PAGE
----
How to Exercise With a Newborn


Lower Body Exercises for a Child, the Second Year

Your baby's exercise program will help her learn to coordinate her muscles more quickly. On this page, there are additional fun exercises for your baby's second year that you can add to your fitness regimen.


Suggested Exercises: 12 to 22 Months
  • Curl-Down
    • Benefit: Strengthens abdominal muscles
  1. Sit facing your toddler, with your legs crossed (or with your knees bent and feet flat on the floor). Have your toddler sit with her knees bent and feet flat. She can cross her arms (as shown above) or hold them out straight toward you. Hold your toddler's ankles (not her feet) so her knees remain bent and her feet flat.

  2. Have her tuck her chin to her chest, as she rounds her back and slowly curls down to the floor to a count of 4.

  3. Return to the starting position by pulling your toddler up or having her push herself up. Repeat the sequence 5 to 8 times.

Caution: Never let your child perform this exercise with a straight back; it could strain the lower back, causing pain or injury. Be sure your toddler breathes normally during the downward move. If you find she is holding her breath, remind her to breathe-she should count, sing, or talk. Also, she should try to curl back without leaning to one side or the other.


  • Head-to-Toes
    • Benefits:
      • Increases lower back flexibility
      • Strengthens abdominal muscles

        Exercises for your baby's second year include Head-to-toes.
        ©2006 Publications International, Ltd.

  1. Sit side by side or facing each other. Each of you place the soles of your feet together, well away from your body, and relax your legs.

  2. Round your back and slowly curl your body toward your feet.
  3. Curl back up (your head should come up last) to the starting position.

Repeat 10 times (or more, if your toddler is agreeable).
  • Train Tracks
    • Benefits:
      • Greatly improves overall coordination
      • Strengthens the leg, abdominal, and lower back muscles
      • Improves eye-foot/leg coordination

        Exercises for your baby's second year include Train Tracks.
        ©2006 Publications International, Ltd.

  1. Place two 2 x 4s on the floor, about 1 foot apart and parallel to each other. Have your toddler stand at one end, with one foot on each board.

  2. Hold your toddler's hand as she walks the length of the boards.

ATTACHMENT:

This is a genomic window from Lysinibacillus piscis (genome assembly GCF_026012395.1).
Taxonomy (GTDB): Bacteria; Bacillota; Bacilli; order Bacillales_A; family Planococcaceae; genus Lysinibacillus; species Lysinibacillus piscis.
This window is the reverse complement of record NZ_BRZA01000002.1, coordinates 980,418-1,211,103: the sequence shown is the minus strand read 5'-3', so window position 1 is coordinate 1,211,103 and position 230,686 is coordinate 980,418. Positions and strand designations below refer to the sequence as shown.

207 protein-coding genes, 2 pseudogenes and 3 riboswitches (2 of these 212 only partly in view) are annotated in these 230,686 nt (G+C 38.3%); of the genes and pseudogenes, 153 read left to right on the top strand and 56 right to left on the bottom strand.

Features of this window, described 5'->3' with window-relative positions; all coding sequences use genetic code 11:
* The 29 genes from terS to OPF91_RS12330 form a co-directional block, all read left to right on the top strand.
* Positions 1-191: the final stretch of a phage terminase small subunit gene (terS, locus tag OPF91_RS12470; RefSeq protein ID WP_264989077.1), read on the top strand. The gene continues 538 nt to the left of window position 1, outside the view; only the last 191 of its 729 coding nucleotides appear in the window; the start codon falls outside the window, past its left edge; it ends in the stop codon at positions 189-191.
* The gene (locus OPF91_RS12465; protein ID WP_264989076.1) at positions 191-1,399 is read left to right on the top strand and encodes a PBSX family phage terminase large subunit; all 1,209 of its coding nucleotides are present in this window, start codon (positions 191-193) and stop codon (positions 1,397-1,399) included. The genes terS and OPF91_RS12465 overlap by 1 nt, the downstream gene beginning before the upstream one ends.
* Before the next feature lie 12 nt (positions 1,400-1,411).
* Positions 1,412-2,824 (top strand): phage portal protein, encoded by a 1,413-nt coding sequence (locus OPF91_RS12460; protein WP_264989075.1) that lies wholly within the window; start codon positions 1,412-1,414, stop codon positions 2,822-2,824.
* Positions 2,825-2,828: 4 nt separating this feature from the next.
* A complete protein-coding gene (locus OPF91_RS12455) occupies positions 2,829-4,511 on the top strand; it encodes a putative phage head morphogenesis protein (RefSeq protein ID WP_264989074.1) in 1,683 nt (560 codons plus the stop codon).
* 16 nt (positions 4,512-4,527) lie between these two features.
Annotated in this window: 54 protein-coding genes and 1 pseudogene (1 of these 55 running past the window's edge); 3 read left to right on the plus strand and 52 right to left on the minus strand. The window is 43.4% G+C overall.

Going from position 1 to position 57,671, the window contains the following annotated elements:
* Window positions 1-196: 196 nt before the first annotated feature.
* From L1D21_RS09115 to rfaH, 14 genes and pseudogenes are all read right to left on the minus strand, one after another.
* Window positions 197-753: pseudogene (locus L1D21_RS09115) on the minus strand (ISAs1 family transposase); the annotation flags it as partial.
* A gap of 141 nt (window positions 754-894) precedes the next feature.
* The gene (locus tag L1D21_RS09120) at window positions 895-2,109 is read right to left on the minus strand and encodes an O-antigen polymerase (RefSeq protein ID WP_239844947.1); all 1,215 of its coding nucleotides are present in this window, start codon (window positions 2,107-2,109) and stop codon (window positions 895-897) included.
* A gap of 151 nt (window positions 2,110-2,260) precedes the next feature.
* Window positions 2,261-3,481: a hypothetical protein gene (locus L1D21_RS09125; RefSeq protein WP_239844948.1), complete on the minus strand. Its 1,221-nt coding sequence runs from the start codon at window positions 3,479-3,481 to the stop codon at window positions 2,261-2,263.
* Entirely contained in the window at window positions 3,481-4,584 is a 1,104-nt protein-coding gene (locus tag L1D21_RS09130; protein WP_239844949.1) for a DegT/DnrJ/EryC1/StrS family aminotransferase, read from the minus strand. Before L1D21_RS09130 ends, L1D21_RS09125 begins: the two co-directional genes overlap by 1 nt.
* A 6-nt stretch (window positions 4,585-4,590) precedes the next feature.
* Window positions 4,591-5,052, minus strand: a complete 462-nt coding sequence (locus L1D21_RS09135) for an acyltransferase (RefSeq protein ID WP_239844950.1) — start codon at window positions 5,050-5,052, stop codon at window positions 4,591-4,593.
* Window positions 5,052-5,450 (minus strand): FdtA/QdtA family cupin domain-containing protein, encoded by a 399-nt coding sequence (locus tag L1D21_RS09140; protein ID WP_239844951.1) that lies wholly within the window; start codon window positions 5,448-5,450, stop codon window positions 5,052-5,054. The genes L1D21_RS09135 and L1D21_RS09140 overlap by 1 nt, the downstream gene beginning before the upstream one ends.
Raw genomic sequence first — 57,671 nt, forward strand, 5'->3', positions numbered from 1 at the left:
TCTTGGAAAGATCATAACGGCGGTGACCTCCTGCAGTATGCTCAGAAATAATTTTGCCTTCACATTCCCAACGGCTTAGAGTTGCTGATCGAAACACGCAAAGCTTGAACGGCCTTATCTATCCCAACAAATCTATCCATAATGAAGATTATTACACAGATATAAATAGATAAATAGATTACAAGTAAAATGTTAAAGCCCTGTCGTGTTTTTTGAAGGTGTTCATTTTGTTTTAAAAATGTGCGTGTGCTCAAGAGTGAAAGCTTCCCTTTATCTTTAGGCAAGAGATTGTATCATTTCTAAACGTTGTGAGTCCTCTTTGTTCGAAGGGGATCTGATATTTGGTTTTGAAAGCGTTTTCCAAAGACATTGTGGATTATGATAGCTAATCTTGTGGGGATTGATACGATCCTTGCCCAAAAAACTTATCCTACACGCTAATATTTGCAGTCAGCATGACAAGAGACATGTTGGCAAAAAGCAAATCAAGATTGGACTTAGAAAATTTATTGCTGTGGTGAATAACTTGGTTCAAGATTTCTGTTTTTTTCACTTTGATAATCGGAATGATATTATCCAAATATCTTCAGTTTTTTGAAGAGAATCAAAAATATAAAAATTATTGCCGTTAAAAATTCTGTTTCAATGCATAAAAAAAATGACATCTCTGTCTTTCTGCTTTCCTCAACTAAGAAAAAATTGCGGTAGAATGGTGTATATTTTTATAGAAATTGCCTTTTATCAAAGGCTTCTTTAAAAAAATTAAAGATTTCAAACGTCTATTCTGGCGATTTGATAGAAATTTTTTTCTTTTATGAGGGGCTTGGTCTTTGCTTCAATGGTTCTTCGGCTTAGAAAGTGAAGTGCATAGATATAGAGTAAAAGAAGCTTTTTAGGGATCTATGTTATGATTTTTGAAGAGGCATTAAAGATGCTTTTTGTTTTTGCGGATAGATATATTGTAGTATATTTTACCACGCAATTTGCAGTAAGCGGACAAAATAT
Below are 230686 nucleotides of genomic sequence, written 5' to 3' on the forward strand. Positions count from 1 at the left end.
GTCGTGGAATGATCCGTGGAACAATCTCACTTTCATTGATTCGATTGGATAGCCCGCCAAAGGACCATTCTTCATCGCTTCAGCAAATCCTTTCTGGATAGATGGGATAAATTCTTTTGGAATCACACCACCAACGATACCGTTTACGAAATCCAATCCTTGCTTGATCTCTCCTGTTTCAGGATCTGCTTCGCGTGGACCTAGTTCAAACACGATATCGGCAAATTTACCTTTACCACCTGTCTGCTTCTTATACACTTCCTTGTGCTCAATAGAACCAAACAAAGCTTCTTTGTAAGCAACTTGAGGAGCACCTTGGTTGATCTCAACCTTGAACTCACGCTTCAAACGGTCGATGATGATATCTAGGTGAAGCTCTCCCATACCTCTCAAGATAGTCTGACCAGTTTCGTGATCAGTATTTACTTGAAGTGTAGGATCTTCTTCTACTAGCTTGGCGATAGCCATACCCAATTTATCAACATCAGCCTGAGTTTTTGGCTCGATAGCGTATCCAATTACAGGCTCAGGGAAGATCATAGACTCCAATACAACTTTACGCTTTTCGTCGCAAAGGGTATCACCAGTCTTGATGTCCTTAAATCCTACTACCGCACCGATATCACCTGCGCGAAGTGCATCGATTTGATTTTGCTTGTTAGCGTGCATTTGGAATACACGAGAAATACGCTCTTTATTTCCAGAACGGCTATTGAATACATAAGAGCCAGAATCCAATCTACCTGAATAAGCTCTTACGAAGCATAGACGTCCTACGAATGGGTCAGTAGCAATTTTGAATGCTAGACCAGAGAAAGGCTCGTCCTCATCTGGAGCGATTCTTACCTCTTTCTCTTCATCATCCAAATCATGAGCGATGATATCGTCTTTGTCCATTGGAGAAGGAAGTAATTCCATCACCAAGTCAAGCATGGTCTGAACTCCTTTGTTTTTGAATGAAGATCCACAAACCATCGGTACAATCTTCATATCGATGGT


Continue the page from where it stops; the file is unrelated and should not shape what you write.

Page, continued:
Repeat 4 times
  • Board Walk
    • Benefits:
      • Improves balance
      • Increases eye-foot coordination
        exercise with newborn
        ©2006 Publications International, Ltd.

         

  1. Use a 2 x 4, slightly raised from or flat on the floor. Place your child at one end with both feet on the board, one in front of the other.

  2. Stand beside your child. Hold one hand and place your other hand under her other arm.

  3. Encourage your child to walk from one end of the board to the other.
Repeat the sequence 4 times, twice in each direction.

  • Ball Toss
    • Benefits:

      • Improves concentration
      • Increases eye-hand coordination
      •  

        exercise with newoborn
        ©2006 Publications International, Ltd.

         

        exercise with newborn
        ©2006 Publications International, Ltd.
  1. Sit close to your toddler, facing each other. Hold a large, bright, lightweight beach ball in front of you. Roll the ball to your child. Have your toddler roll or throw the ball back to you. Repeat 8 to 10 times, or as long as her interest lasts.

  2. This time stand while your toddler sits. Throw the ball to your child. Have her return it to you any way she can.

    Repeat 8 to 10 times.

You should continue to exercise with your toddler to promote his developing physical prowess. On the following page, you will find suggested exercises for 23 to 36 months.


This information is solely for informational purposes. IT IS NOT INTENDED TO PROVIDE MEDICAL ADVICE. Neither the Editors of Consumer Guide (R), Publications International, Ltd., the author nor publisher take responsibility for any possible consequences from any treatment, procedure, exercise, dietary modification, action or application of medication which results from reading or following the information contained in this information. The publication of this information does not constitute the practice of medicine, and this information does not replace the advice of your physician or other health care provider. Before undertaking any course of treatment, the reader must seek the advice of their physician or other health care provider.